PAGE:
Inspiring social change at Greenwich Student Diversity Leadership Conference


Gabrielle Wheeler '23

Students from Greenwich schools discuss social justice issues at the Greenwich Student Diversity Leadership Conference.

Eleven Sacred Heart Greenwich Upper School students gathered virtually with students from Greenwich Academy, Brunswick School, Greenwich Country Day School, and Greenwich High School to attend the second annual Greenwich Student Diversity Leadership Conference (Greenwich SDLC) February 6.  The student-led conference, organized by the Young Women’s Christian Association of Greenwich (YWCA Greenwich) and the Greenwich First Selectman’s Youth Commission, took place over Zoom.

YWCA Greenwich’s mission is to empower women and girls in the community and promote inclusion and dignity for all regardless of race, ethnicity, or gender identity, according to   Similarly, the Greenwich First Selectman’s Youth Commission strives to represent and promote the voices of Greenwich youth, according to

A workshop group discusses social justice issues.  Leah Allen ’22

Senior Lé-Anne Johnson, juniors Isabella StewartKayla Malcolm-Joseph, Lauren Giuriceo, Leah Allen, and Mary Hawthorn, and sophomores Genevieve Wichmann, Gigi Gazal, Josephine Orr, Katrina Cheng-Slater, and Vanessa Torres engaged in meaningful conversations regarding prominent social justice issues.  Mary and Kayla facilitated a few of these conversations in small groups. 

The conference offered students the chance to learn about the connection between social justice issues and the community of Greenwich.  Josephine chose to attend the Greenwich SDLC to learn how others approach diversity and inclusion issues that impact school communities.

“When I signed up for the Greenwich Diversity conference, I was looking forward to seeing how the bigger picture topics I discussed at the national Student Diversity Leadership Conference impacted the Greenwich community on a smaller scale,” Josephine said.  “Many students from a variety of different high schools attended, so I got to talk with students from GHS, GA, Brunswick, GCDS, and others about their take on how the current political climate and major DI (diversity/inclusion) issues are affecting their own schools.”

During the conference, students listened to a keynote speaker, participated in two workshops and affinity group sessions, and debriefed with students from their school.  Ms. Erin O. Crosby, the first Director of Women’s Empowerment and Racial Justice at the Greenwich YWCA, began the event by speaking to students regarding her work promoting diversity, equity, and inclusion.  Specifically, Ms. Crosby encouraged students to continue making their voices heard and participate in resistance.  Ms. Crosby also highlighted to the students the importance of embracing change as lifelong work.

Following her speech, students split into smaller groups where they engaged in an activity called an “identity molecule.”  Students explored their identities by determining which of their identifiers resonated the most with them.  These identifiers included mental or physical ability, age, ethnicity, gender, race, religion, sexual orientation, and socioeconomic class or status.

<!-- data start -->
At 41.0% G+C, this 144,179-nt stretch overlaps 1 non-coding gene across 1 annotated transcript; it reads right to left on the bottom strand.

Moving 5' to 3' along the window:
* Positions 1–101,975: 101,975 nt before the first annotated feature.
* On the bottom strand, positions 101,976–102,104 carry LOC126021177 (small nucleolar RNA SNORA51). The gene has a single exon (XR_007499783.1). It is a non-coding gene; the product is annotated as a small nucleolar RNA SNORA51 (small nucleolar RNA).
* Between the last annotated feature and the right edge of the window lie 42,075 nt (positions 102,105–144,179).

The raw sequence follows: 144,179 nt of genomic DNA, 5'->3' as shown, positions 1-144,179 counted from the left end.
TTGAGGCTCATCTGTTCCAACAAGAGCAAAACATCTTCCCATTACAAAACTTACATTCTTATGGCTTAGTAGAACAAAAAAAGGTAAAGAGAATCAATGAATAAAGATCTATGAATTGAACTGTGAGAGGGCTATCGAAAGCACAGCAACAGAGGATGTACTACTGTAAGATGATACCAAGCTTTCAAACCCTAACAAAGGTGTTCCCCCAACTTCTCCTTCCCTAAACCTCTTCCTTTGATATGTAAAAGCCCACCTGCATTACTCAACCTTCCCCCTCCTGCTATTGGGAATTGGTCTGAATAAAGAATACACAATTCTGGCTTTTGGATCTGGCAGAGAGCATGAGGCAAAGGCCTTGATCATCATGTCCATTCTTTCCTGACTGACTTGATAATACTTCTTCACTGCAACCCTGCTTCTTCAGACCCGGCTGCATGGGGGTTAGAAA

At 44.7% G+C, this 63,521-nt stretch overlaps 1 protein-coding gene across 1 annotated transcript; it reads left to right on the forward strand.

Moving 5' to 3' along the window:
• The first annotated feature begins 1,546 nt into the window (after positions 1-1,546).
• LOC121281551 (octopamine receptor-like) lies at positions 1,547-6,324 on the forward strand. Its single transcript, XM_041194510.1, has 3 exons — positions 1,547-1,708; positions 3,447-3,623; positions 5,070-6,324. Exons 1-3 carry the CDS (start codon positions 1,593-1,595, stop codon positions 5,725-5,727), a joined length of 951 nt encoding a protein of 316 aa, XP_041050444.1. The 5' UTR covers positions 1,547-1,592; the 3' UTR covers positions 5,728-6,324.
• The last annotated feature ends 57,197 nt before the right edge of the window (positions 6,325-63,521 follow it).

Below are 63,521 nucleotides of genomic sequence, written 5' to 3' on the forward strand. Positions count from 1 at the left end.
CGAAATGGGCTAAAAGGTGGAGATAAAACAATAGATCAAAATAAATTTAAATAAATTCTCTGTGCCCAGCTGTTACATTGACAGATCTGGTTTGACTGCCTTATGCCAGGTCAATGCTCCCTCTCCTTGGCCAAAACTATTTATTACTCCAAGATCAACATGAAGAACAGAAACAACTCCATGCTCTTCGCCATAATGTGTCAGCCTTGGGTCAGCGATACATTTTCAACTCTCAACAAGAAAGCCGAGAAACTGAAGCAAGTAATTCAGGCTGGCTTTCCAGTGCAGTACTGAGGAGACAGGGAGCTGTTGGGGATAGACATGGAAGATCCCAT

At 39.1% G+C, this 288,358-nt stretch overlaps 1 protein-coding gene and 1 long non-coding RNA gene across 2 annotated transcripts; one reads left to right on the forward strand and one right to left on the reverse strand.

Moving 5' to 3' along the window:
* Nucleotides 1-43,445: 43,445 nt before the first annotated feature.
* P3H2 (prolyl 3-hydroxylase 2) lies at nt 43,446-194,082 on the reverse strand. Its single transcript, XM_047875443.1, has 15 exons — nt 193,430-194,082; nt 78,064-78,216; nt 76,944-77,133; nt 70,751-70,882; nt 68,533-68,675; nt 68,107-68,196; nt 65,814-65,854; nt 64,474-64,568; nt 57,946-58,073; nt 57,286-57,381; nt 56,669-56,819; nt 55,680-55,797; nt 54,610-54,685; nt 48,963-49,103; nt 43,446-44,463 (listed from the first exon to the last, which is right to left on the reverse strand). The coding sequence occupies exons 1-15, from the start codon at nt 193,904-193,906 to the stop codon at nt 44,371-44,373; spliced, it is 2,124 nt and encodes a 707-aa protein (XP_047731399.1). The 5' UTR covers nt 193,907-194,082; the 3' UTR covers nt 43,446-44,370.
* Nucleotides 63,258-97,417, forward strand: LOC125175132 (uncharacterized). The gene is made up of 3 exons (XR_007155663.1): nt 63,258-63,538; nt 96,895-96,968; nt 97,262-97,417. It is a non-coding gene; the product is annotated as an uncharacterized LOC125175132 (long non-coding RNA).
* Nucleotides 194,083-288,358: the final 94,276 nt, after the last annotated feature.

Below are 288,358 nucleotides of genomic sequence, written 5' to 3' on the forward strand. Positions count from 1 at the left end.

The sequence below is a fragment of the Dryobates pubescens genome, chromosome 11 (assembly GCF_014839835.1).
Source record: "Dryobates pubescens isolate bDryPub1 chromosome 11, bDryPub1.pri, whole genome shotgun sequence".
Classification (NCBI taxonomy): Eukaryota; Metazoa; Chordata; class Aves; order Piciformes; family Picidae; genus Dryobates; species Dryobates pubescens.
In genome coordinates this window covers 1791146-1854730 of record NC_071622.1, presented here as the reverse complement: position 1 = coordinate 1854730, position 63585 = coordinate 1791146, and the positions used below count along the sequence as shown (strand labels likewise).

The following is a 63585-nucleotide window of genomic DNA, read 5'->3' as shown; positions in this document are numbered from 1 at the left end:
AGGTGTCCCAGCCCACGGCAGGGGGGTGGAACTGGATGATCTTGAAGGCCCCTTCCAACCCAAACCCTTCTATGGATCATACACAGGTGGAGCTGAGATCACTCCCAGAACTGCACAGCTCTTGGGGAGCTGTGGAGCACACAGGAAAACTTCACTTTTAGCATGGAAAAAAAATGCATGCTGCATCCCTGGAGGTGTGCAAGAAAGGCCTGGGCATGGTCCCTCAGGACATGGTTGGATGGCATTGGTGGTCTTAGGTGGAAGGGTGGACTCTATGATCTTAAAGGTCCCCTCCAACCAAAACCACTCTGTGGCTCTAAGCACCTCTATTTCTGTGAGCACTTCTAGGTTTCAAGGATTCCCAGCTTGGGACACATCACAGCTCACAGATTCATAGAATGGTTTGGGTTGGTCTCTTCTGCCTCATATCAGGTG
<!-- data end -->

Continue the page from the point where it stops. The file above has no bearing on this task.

Later in the afternoon, students attended affinity groups related to their racial and ethnic identities.  These groups included the Asian/Asian Pacific-Islander Heritage, Black/African Heritage, Latinx Heritage, Multiracial Heritage, White/European Heritage, and LGBTQ+ groups.  These sessions served as safe spaces for students to discuss their own identities with others who shared them as well as discuss ways that they can return to their school communities while feeling represented. 

In the Black/African American affinity group, students discussed the cycles of liberation and oppression and how they can work to reduce the stigma surrounding race.  

“My favorite part was probably talking with the people in my workshop group,” Kayla said.  “They all had such amazing stories to share, and it was honestly such a privilege that they felt comfortable enough to share their experiences with strangers.”

Ms. Erin O. Crosby became the first Director of Women’s Empowerment and Racial Justice at the Greenwich YWCA December 21, 2020.  Courtesy of

The Greenwich SDLC and other diversity conferences allow students to look beyond their experiences and respective communities and instead learn from new individuals.  The small group sessions also gave students the opportunity to meet like-minded students who offered different strategies and solutions to create an inclusive society.  

Josephine attends diversity conferences to learn about new ideas from perspectives outside of her school community, allowing her to analyze human rights issues in different ways.

“I think it is incredibly beneficial for students and faculty to attend diversity conferences within their own communities,” Josephine said.  “Even if it’s outside of your comfort zone, you can learn a lot about yourself and others.  I think it’s a great way to educate yourself on new ideas as well.  No matter your political views, diversity conferences are the perfect place to discuss sensitive topics in a judgment-free zone, hear and share personal experiences, spread awareness, and form new opinions.  Human rights issues affect everyone in ways you might not realize.  Every time I attend a conference, I always leave having learned something new about the world, someone else’s perspective, and myself as well.  I hope I have inspired somebody to attend the next one.” 

Featured Image by Gabrielle Wheeler ’23